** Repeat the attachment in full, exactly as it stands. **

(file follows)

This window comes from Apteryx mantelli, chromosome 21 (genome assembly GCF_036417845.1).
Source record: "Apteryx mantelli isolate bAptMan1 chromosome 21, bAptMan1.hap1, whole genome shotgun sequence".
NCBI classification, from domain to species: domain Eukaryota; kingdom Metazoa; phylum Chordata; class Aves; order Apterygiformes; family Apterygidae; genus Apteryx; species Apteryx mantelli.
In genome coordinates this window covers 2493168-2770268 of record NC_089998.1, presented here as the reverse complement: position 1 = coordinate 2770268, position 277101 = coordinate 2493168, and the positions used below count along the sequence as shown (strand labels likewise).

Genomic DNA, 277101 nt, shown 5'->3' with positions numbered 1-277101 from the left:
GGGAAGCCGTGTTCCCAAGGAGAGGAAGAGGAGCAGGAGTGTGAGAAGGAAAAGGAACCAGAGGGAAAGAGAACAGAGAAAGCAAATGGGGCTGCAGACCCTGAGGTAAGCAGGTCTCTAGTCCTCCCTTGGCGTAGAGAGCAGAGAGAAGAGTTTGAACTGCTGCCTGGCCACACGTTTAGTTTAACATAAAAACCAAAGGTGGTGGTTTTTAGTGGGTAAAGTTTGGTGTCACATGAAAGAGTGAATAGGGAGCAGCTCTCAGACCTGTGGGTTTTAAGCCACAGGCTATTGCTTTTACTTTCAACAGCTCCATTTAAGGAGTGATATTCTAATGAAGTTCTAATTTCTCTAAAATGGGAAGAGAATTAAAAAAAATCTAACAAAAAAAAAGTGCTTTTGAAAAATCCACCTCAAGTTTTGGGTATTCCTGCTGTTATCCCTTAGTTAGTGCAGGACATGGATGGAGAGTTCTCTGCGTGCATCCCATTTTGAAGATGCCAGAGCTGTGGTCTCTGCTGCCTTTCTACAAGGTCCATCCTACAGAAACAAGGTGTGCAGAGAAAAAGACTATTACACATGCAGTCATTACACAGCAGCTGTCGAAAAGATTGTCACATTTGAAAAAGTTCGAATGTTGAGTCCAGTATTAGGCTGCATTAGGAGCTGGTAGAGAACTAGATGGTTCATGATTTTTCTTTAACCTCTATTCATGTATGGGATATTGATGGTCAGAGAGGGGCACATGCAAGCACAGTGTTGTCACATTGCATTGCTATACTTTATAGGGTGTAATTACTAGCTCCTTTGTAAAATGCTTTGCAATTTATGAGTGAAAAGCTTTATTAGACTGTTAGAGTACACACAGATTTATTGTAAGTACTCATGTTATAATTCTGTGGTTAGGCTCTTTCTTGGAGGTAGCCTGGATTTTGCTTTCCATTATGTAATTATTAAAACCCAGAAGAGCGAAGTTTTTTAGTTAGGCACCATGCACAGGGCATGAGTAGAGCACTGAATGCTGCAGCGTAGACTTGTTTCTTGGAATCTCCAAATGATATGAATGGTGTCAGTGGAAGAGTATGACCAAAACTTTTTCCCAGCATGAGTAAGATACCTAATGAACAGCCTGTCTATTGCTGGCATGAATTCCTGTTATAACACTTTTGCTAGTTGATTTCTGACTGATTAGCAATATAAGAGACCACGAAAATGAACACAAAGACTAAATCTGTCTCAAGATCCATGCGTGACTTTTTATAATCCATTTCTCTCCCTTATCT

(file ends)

This window comes from Apteryx mantelli, chromosome 21 (genome assembly GCF_036417845.1).
Source record: "Apteryx mantelli isolate bAptMan1 chromosome 21, bAptMan1.hap1, whole genome shotgun sequence".
NCBI classification, from domain to species: domain Eukaryota; kingdom Metazoa; phylum Chordata; class Aves; order Apterygiformes; family Apterygidae; genus Apteryx; species Apteryx mantelli.
In genome coordinates this window covers 2493168-2770268 of record NC_089998.1, presented here as the reverse complement: position 1 = coordinate 2770268, position 277101 = coordinate 2493168, and the positions used below count along the sequence as shown (strand labels likewise).

Genomic DNA, 277101 nt, shown 5'->3' with positions numbered 1-277101 from the left:
GGGAAGCCGTGTTCCCAAGGAGAGGAAGAGGAGCAGGAGTGTGAGAAGGAAAAGGAACCAGAGGGAAAGAGAACAGAGAAAGCAAATGGGGCTGCAGACCCTGAGGTAAGCAGGTCTCTAGTCCTCCCTTGGCGTAGAGAGCAGAGAGAAGAGTTTGAACTGCTGCCTGGCCACACGTTTAGTTTAACATAAAAACCAAAGGTGGTGGTTTTTAGTGGGTAAAGTTTGGTGTCACATGAAAGAGTGAATAGGGAGCAGCTCTCAGACCTGTGGGTTTTAAGCCACAGGCTATTGCTTTTACTTTCAACAGCTCCATTTAAGGAGTGATATTCTAATGAAGTTCTAATTTCTCTAAAATGGGAAGAGAATTAAAAAAAATCTAACAAAAAAAAAGTGCTTTTGAAAAATCCACCTCAAGTTTTGGGTATTCCTGCTGTTATCCCTTAGTTAGTGCAGGACATGGATGGAGAGTTCTCTGCGTGCATCCCATTTTGAAGATGCCAGAGCTGTGGTCTCTGCTGCCTTTCTACAAGGTCCATCCTACAGAAACAAGGTGTGCAGAGAAAAAGACTATTACACATGCAGTCATTACACAGCAGCTGTCGAAAAGATTGTCACATTTGAAAAAGTTCGAATGTTGAGTCCAGTATTAGGCTGCATTAGGAGCTGGTAGAGAACTAGATGGTTCATGATTTTTCTTTAACCTCTATTCATGTATGGGATATTGATGGTCAGAGAGGGGCACATGCAAGCACAGTGTTGTCACATTGCATTGCTATACTTTATAGGGTGTAATTACTAGCTCCTTTGTAAAATGCTTTGCAATTTATGAGTGAAAAGCTTTATTAGACTGTTAGAGTACACACAGATTTATTGTAAGTACTCATGTTATAATTCTGTGGTTAGGCTCTTTCTTGGAGGTAGCCTGGATTTTGCTTTCCATTATGTAATTATTAAAACCCAGAAGAGCGAAGTTTTTTAGTTAGGCACCATGCACAGGGCATGAGTAGAGCACTGAATGCTGCAGCGTAGACTTGTTTCTTGGAATCTCCAAATGATATGAATGGTGTCAGTGGAAGAGTATGACCAAAACTTTTTCCCAGCATGAGTAAGATACCTAATGAACAGCCTGTCTATTGCTGGCATGAATTCCTGTTATAACACTTTTGCTAGTTGATTTCTGACTGATTAGCAATATAAGAGACCACGAAAATGAACACAAAGACTAAATCTGTCTCAAGATCCATGCGTGACTTTTTATAATCCATTTCTCTCCCTTATCT